• Counting and grouping the number of tiles on the floor
• Finding a pattern in the carpet
• I mentioned subitizing before. Subitizing is a hot topic in math education circles. It means “instantly seeing how many.” Math educators have discovered that the ability to see numbers in patterns is the foundation of strong number sense. Visit mylearningspringboard.com/subitizing/
• Following a recipe using measuring spoons and cups
• Writing a song together and recording Tik-Tok videos of you singing
• Coloring in coloring books
• Listening to books on tape or online together
• This website features videos of actors reading children’s books, alongside creatively produced illustrations. Activity guides are available for each book. www.storylineonline.net.
• Teaching them how to play a card game
This site has card games supporting math skills dreme.stanford.edu/news/10-family-card-games-support-early-math-skills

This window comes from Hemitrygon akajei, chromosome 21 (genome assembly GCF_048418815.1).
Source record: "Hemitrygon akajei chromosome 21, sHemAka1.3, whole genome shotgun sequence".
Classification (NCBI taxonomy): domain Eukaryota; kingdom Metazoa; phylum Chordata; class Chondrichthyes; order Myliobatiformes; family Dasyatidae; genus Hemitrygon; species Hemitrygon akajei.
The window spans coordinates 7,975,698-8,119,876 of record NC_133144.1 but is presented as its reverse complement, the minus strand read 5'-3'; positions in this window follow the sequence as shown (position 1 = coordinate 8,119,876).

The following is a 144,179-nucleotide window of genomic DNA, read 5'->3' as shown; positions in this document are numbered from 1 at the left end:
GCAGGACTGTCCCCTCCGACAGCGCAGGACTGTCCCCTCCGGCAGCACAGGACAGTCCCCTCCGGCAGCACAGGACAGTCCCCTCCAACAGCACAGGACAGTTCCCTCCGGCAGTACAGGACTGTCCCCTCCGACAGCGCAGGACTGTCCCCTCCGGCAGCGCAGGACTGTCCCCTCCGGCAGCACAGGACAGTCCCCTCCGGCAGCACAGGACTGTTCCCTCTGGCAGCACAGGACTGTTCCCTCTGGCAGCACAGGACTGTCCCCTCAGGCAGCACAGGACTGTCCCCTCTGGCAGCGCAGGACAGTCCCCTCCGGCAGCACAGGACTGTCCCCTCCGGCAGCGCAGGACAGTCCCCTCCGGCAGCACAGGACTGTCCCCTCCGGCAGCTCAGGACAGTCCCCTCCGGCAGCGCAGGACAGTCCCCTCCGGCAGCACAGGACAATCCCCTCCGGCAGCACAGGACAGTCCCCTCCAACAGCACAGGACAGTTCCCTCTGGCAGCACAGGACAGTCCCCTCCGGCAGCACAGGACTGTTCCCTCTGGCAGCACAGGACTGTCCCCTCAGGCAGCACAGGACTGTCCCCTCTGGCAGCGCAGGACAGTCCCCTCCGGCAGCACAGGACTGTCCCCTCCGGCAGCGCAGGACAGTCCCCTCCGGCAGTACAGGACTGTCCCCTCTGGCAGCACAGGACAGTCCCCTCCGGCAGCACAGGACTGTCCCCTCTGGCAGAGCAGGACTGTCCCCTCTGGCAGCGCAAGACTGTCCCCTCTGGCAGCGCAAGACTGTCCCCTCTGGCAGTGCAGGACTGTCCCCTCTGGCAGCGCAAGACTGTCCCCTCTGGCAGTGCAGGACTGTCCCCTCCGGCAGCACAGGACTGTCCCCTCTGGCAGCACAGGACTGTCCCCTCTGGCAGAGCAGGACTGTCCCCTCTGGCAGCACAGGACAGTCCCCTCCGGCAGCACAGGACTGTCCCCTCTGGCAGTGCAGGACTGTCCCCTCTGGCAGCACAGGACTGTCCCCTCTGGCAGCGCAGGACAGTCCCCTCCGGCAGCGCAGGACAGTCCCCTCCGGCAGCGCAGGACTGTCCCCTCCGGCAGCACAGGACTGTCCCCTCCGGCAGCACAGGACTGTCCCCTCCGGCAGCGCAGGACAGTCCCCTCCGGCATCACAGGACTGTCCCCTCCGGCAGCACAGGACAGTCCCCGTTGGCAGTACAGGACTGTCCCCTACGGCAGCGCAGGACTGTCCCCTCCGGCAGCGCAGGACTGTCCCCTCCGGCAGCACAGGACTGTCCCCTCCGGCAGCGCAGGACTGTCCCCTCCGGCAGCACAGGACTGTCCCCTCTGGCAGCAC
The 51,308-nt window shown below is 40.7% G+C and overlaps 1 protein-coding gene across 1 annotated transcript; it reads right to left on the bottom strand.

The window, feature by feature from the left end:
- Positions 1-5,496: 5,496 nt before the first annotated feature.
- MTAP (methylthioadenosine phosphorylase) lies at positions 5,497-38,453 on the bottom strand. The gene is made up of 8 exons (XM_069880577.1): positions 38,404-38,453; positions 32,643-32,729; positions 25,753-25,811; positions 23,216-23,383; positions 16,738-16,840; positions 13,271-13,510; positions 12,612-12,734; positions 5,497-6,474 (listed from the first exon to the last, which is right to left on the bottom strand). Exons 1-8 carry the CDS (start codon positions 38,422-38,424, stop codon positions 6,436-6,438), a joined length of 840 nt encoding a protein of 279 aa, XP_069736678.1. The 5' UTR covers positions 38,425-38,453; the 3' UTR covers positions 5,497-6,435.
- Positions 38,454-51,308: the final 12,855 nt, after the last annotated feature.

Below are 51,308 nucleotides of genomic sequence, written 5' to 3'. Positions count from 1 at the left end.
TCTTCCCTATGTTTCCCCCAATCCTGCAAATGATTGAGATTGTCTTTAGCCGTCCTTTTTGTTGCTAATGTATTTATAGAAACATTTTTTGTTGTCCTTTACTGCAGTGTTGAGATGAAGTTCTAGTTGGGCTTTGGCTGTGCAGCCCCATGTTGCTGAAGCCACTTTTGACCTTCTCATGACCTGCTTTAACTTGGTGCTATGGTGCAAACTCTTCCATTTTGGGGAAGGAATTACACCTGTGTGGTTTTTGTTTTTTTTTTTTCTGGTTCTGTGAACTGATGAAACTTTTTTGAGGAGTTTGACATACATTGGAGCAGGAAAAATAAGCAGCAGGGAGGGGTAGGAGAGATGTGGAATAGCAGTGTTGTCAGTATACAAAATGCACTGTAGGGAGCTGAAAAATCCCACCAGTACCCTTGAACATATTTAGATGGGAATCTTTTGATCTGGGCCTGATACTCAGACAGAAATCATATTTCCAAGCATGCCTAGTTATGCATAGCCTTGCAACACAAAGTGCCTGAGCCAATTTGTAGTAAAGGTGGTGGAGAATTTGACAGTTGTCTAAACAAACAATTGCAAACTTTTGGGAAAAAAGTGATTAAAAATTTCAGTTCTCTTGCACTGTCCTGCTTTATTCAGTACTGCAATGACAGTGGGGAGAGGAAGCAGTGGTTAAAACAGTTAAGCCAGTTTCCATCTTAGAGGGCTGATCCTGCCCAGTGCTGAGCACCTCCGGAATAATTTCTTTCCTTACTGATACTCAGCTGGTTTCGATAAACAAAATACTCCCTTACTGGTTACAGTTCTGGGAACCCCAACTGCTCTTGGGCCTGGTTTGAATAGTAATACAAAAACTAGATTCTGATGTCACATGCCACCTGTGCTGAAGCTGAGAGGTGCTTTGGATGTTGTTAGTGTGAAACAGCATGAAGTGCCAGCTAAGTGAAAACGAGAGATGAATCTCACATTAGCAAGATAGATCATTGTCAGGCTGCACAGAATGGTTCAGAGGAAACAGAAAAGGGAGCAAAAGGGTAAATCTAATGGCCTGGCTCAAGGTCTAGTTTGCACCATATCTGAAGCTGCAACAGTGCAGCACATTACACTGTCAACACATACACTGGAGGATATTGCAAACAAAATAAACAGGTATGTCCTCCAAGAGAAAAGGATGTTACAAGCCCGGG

Other resources to use
Homeschooling during COVID-19 www.schoolchoiceweek.com/parent-resources-during-coronavirus/
This link leads to resources for teachers in any subject and grade. There are also worksheets and lesson resources for all areas of reading and language arts skills. www.jumpstart.com/jumpstartparents/
Visit this Guide to Google Hangouts Meet for Students and Parents 2020 youtu.be/QiLkyQcftXw
Check out Joining a Zoom Call for the First Time; Fun and Easy Online Connection youtu.be/9isp3qPeQ0E
Older adults have much to give and young people, much to receive! I would dare to guess that there are many Mrs. Joneses here in New Jersey. Are you one? You deserve our gratitude, respect and support.
As a New Jersey educator, I would like to thank all of the caring and brave older Americans in our state who are committed to sharing their knowledge, wisdom, love and expertise to help our students continue to grow and learn!
Reprinted with permission from Dr. Charisse Smith and New Jersey Foundation for Aging.
To view the full Aging Insights episode visit www.njfoundationforaging.org/aging-insights.